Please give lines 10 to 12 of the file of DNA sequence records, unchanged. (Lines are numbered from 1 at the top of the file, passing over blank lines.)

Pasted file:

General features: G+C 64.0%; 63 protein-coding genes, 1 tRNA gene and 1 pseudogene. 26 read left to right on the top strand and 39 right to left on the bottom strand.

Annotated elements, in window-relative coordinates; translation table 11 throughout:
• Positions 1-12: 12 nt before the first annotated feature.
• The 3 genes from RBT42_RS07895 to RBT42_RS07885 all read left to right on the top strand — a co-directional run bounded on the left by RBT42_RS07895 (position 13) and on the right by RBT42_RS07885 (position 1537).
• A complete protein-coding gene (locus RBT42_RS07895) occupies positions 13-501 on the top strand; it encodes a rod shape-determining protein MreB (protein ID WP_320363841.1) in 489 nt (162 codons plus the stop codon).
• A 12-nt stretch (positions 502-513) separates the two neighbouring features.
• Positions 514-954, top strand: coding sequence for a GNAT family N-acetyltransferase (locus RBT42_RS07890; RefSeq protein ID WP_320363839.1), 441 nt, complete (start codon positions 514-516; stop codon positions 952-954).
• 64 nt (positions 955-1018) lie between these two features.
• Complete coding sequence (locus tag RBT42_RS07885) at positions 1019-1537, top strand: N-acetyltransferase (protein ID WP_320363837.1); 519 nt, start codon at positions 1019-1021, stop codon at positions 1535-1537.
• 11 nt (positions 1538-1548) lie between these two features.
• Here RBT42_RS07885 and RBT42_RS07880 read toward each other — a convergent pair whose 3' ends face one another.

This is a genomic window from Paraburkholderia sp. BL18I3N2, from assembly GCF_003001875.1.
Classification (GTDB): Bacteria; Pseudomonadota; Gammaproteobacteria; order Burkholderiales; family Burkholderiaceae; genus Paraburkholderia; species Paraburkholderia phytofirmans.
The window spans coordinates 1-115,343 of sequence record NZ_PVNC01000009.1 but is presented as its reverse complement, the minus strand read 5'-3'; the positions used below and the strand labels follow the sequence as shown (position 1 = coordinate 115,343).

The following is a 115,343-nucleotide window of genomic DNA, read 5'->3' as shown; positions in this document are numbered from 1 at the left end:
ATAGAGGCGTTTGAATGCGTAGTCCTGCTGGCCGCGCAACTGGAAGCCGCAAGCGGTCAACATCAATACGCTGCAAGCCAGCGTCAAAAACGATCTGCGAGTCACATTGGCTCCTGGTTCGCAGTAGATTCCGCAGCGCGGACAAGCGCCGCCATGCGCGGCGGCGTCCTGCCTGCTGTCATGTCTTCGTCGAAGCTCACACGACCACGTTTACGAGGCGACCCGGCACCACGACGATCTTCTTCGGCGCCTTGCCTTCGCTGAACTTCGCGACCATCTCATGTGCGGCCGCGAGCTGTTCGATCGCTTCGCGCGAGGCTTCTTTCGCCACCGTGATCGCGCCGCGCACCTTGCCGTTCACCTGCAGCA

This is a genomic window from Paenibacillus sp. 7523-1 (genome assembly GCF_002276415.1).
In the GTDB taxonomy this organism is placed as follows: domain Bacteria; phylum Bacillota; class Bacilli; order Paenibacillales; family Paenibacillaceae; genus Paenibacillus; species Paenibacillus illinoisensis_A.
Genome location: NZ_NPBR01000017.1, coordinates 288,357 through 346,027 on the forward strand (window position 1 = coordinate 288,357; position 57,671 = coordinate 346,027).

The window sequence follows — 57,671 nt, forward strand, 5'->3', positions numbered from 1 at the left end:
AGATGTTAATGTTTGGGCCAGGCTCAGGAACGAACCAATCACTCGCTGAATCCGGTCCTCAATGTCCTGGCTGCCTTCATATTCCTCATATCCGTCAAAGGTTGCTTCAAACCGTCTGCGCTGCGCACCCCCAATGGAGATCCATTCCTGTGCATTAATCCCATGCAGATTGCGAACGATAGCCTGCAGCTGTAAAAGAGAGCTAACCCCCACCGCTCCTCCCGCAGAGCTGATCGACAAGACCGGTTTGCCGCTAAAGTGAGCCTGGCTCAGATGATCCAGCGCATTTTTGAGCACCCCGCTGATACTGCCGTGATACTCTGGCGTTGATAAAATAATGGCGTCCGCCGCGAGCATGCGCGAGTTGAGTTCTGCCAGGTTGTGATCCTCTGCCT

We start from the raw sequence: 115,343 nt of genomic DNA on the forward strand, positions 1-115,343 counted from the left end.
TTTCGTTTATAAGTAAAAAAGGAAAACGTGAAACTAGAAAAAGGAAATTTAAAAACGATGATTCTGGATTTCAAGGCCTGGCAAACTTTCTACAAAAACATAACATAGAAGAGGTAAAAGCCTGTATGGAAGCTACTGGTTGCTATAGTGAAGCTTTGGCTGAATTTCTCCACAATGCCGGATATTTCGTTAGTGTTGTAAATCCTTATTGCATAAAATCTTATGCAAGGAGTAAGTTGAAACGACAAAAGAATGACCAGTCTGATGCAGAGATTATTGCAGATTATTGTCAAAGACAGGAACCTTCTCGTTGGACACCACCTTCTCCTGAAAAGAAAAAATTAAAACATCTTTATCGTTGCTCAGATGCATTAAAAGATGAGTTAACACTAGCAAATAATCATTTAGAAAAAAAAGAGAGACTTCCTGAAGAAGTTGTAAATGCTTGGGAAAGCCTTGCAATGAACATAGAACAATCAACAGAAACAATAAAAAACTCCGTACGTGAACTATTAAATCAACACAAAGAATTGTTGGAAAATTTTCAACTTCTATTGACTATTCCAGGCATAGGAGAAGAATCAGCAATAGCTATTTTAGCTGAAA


• 11 nt (positions 1538-1548) lie between these two features.
• Here RBT42_RS07885 and RBT42_RS07880 read toward each other — a convergent pair whose 3' ends face one another.

This is a genomic window from Paraburkholderia sp. BL18I3N2, from assembly GCF_003001875.1.